You know I am all about fresh, seasonal and local foods but occasionally one has to bust out and eat foods that are just aren’t grown in the climate where you live. For me one of these foods is pineapple. A source of vitamins A and C, it is also known for its anti-inflamitory properties. Most of all it just tastes so good! This thorny tropical beauty received its appellation from the English because of its resemblance to the pine cone. Most other Europeans call it ananas derived from the Paraguayan nana meaning “excellent (or exquisite fruit).” Aptly named I think.
Choosing a pineapple can be challenging as they are often picked before their peak flavor and shipped. A good rule of thumb is to choose one that is slightly soft to the touch with a full strong golden color and no sign of greening. The leaves should be crisp and green with no signs of yellow or brown tips. If you must choose a underripe fruit, leave at room temperature for a couple of days. Otherwise, store it tightly wrapped in the refrigerator for up to three days. Fresh pineapple is available year-round with a peak season from March to July. Hawaii is now the leading producer of this fruit but you may see them from Mexico, Florida or Puerto Rico. It is native to Central and South America.
It is difficult to determine the sweetness of the pineapple ahead of time which is how I came about grilling it. I recently purchased one that disappointed upon opening. The flavor was dull and flat so I started to think about what I could do to enhance its deficits. I decided grilling was the answer as it brings out the natural sugars along with the addition of a little sweetener. I was thrilled at the end result and served it for Sunday breakfast which delighted my diners.
1 ripe fresh pineapple
Extra-virgin olive oil, enough to baste each side
Honey (preferably local to your area), enough to baste both sides of each pineapple slice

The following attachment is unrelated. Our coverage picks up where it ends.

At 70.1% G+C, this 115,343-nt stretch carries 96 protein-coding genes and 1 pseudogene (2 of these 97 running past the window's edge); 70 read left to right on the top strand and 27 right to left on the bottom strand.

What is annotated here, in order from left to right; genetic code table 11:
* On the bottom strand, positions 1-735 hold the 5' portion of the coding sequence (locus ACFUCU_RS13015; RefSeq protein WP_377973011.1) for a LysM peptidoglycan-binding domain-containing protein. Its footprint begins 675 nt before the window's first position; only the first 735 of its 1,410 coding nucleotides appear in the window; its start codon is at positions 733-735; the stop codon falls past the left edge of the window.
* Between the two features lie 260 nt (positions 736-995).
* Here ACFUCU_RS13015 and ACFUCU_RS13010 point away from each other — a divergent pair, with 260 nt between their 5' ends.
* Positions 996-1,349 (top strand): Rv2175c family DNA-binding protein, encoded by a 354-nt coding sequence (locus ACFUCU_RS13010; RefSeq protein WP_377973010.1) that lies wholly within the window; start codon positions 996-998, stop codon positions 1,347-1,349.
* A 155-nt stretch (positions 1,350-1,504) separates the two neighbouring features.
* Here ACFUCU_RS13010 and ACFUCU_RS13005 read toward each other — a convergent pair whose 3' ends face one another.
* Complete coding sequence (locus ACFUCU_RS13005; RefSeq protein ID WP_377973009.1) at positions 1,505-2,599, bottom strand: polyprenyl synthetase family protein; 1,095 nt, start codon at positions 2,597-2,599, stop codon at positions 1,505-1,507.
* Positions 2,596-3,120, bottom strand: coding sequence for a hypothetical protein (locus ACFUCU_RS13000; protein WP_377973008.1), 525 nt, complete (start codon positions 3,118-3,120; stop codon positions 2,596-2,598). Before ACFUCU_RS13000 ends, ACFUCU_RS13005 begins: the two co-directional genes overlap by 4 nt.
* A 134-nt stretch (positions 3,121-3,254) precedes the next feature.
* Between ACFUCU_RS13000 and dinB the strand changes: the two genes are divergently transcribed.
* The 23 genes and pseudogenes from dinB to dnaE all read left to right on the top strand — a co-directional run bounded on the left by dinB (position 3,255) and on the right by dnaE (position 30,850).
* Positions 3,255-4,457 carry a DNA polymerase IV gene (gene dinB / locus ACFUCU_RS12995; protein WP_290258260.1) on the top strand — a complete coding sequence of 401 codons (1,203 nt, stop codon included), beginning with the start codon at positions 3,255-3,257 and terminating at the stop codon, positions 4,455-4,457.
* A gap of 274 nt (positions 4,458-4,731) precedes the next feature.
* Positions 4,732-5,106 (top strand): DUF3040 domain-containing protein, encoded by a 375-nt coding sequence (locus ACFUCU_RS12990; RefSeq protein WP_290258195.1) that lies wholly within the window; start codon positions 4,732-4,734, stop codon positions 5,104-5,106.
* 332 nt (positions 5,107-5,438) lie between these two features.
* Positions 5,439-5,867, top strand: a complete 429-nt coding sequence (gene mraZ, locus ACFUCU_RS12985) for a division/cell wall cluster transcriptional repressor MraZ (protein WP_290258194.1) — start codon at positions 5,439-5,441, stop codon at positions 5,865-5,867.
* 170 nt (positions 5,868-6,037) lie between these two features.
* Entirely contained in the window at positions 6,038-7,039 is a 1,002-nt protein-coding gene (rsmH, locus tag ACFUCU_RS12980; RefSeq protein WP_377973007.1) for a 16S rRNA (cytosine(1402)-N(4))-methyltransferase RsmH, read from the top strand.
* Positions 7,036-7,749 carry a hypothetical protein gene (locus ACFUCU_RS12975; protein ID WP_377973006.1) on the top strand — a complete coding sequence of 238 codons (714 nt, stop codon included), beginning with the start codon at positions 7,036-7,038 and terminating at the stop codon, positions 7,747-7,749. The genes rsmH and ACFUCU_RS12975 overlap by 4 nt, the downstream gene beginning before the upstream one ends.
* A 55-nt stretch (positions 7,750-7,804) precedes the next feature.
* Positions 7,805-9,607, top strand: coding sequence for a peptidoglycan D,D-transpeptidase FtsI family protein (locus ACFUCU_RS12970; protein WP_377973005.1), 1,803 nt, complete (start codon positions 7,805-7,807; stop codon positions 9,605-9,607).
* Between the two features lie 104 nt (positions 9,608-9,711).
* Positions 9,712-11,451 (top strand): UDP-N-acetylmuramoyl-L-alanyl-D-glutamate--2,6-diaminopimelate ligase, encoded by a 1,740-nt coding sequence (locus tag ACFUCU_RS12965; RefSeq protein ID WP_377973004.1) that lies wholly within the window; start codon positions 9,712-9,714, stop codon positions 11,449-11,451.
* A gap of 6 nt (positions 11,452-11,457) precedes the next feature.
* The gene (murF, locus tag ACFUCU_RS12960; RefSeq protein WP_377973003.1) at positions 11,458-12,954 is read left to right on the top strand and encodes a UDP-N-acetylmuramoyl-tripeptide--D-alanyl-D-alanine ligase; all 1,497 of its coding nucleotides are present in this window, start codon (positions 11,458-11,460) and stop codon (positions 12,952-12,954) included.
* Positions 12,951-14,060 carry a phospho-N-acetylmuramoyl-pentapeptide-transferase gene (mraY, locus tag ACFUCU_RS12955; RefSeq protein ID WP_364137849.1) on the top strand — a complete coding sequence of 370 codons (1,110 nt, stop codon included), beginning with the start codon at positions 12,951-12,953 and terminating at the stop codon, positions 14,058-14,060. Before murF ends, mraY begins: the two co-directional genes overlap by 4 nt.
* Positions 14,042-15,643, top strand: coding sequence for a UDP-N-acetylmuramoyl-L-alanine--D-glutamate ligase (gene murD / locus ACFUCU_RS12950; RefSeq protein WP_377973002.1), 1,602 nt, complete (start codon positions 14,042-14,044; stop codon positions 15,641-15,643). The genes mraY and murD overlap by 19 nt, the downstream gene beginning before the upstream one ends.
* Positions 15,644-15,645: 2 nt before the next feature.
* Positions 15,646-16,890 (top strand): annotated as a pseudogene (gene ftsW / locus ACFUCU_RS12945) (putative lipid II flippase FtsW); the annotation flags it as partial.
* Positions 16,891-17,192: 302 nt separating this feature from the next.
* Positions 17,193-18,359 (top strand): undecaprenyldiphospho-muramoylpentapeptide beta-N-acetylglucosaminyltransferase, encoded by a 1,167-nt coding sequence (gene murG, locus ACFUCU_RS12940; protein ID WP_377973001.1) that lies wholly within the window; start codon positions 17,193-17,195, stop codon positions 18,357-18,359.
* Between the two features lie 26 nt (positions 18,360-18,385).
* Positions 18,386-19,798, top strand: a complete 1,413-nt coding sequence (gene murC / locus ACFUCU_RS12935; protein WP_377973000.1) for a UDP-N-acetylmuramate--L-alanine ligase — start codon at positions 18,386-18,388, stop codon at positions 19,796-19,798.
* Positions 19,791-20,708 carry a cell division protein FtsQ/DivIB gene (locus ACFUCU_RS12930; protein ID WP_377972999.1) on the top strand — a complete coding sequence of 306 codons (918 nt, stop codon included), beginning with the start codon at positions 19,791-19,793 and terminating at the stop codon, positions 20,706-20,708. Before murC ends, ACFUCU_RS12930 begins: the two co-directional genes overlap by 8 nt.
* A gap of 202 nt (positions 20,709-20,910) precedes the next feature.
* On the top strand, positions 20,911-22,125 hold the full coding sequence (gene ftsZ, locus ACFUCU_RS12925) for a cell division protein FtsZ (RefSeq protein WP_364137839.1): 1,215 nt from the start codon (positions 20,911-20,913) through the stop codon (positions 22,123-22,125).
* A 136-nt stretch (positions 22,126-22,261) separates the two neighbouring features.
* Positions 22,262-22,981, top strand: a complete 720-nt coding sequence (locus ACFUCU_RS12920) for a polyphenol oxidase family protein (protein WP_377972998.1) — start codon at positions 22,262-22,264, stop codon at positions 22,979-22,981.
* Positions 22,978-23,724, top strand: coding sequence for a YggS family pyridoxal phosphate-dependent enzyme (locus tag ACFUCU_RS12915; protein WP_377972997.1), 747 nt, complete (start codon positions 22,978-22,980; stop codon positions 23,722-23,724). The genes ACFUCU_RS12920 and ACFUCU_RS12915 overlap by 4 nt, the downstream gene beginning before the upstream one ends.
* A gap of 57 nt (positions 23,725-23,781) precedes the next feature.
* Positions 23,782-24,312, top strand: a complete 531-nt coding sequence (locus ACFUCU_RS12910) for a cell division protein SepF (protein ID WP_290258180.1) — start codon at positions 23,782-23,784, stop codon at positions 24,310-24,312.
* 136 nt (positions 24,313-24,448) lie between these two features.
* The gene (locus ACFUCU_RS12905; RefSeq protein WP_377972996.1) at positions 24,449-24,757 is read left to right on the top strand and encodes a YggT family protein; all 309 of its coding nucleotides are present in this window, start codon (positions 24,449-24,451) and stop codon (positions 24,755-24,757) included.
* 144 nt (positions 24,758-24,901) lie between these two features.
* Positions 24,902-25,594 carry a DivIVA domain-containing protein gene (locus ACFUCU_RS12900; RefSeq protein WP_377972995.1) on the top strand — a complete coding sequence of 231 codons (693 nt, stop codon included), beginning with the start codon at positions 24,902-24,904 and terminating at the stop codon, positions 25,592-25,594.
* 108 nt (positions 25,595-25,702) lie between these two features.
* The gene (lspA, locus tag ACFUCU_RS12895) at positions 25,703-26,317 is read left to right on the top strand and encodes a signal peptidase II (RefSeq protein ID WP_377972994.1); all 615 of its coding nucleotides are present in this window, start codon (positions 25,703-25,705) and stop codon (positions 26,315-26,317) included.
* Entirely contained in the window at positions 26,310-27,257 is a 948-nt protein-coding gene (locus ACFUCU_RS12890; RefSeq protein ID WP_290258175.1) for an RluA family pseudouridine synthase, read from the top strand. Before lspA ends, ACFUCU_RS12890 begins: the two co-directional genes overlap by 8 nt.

Flaked sea salt (such as Maldon’s)
Freshly ground black pepper
1 scoop of plain yogurt for each sliced served
Enough fresh blueberries to scatter over the top of each (other berries could be substituted)
- Cut off the top of the pineapple and discard leaves. Slice the very bottom off as well leaving a flat surface for it to stand.
- Stand the pineapple on a cutting board and using a sharp knife slice from top to bottom to remove the outer skin.
- Lay it on its side and cut rings about 1-inch thick.
- Core each ring (cut out the middle) using a sharp pairing knife or a corer.
- Heat the grill to high heat. If you don’t have a grill, you can use a grill pan or place under the broiler on high.
- Baste each side of the rings with the olive oil.
- Place each pineapple ring on the hot grill and grill until the pineapple begins to soften and grill marks are apparent. Turn and repeat on other side.
- When grilling is complete, baste the tops with honey and sprinkle with the sea salt and freshly ground pepper.
- Remove from grill and place on a plate.
- Place a dollop of plain yogurt in the middle and scatter the tops with blueberries or whatever berry you like and is in season. Raspberries or blackberries make a good substitute.
You will be amazed at how this transforms the flavor. The carmelization that occurs from the grilling brings out the natural sugars and the addition of the honey adds yet another element of sweetness balancing the tartness of the fruit and tang of the plain yogurt. The berries give it color, texture and another flavor profile.
I served this for breakfast but it could also be a dessert. Instead of yogurt, use vanilla bean ice cream. Again I urge you to be creative and make it your own. Would love to hear what you come up with! Enjoy!